Back in January Nvidia's CFO, Collette Kress, suggested that the ongoing GPU shortage would likely improve in the second quarter, saying "we expect overall channel inventories… will likely remain lean throughout Q1.
However, Digitimes reports that it’s “unlikely” that the GPU shortage will ease until the third quarter of the year - which means the RTX 3060, RTX 3060 Ti, RTX 3070, RTX 3080, and RTX 3090 will remain in short supply until July at the earliest.
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There are multiple reasons behind the ongoing stock shortage, from Covid-19 supply chain issues to global shortages of GDDR6 memory. A significant proportion of RTX 3000 GPUs have also been snapped up by cryptominers, which Nvidia has attempted to tackle with hash rate limiters and the release of its crypto-focused CMP series of graphics cards.
Digitimes reports that Samsung’s 8nm yields for Nvidia’s Ampere GPU is another contributing factor, with the company said to be struggling to get good numbers of working chips from each wafer.
There’s some good news, however, as the report mentions that TSMC is freeing up some additional supply due to the fact Apple has released some of the stranglehold it had over the company’s 5nm and 7nm manufacturing capabilities.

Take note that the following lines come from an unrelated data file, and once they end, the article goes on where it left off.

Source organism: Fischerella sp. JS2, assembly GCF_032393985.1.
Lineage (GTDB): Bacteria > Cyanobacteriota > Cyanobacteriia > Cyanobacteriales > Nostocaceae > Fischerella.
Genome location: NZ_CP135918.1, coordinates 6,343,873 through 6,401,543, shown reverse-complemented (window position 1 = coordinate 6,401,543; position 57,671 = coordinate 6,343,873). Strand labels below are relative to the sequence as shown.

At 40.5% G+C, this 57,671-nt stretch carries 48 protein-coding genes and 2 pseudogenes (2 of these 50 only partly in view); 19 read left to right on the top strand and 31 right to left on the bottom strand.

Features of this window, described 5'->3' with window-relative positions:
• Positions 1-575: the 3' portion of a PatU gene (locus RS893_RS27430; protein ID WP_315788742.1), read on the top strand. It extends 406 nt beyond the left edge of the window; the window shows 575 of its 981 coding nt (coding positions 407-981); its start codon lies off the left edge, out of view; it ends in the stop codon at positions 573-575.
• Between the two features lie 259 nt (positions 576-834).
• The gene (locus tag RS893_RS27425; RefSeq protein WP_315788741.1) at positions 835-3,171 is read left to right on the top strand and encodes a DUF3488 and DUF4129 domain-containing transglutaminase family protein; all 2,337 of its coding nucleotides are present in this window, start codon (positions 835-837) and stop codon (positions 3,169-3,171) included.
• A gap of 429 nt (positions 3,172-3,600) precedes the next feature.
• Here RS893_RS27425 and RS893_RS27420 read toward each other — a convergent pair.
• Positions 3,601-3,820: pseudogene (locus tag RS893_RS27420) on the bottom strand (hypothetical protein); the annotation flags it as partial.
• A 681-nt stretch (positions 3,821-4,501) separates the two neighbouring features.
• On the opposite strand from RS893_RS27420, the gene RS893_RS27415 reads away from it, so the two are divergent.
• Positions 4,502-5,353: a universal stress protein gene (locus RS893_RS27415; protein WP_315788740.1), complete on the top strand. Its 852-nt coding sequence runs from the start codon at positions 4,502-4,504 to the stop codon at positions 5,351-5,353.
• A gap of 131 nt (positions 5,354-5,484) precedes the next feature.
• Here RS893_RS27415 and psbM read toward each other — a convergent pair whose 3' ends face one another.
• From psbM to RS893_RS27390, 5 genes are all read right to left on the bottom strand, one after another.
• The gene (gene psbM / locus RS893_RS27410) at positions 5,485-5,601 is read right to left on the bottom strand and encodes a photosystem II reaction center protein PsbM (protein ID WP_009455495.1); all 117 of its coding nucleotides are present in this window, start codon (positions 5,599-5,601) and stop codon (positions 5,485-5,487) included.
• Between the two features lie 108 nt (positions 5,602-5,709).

Sweclockers claims that AMD and Nvidia are among these manufacturers and, while AMD might focus its efforts its newly-announced EPYC Milan server chips, Nvidia might actually have some RTX 30-series cards being made by TSMC instead of Samsung.
Digitimes’ report comes after a MarketWatch report suggested that the ongoing chip supply issues won’t be resolved until 2022. It spoke to analysts who suggested it would take three-to-four quarters for supply to catch up with demand and then another one-to-two quarters for inventories at customers/distribution channels to be replenished back to normal levels.
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Carly Page is a Freelance journalist, copywriter and editor specialising in Consumer/B2B technology. She has written for a range of titles including Computer Shopper, Expert Reviews, IT Pro, the Metro, PC Pro, TechRadar and Tes.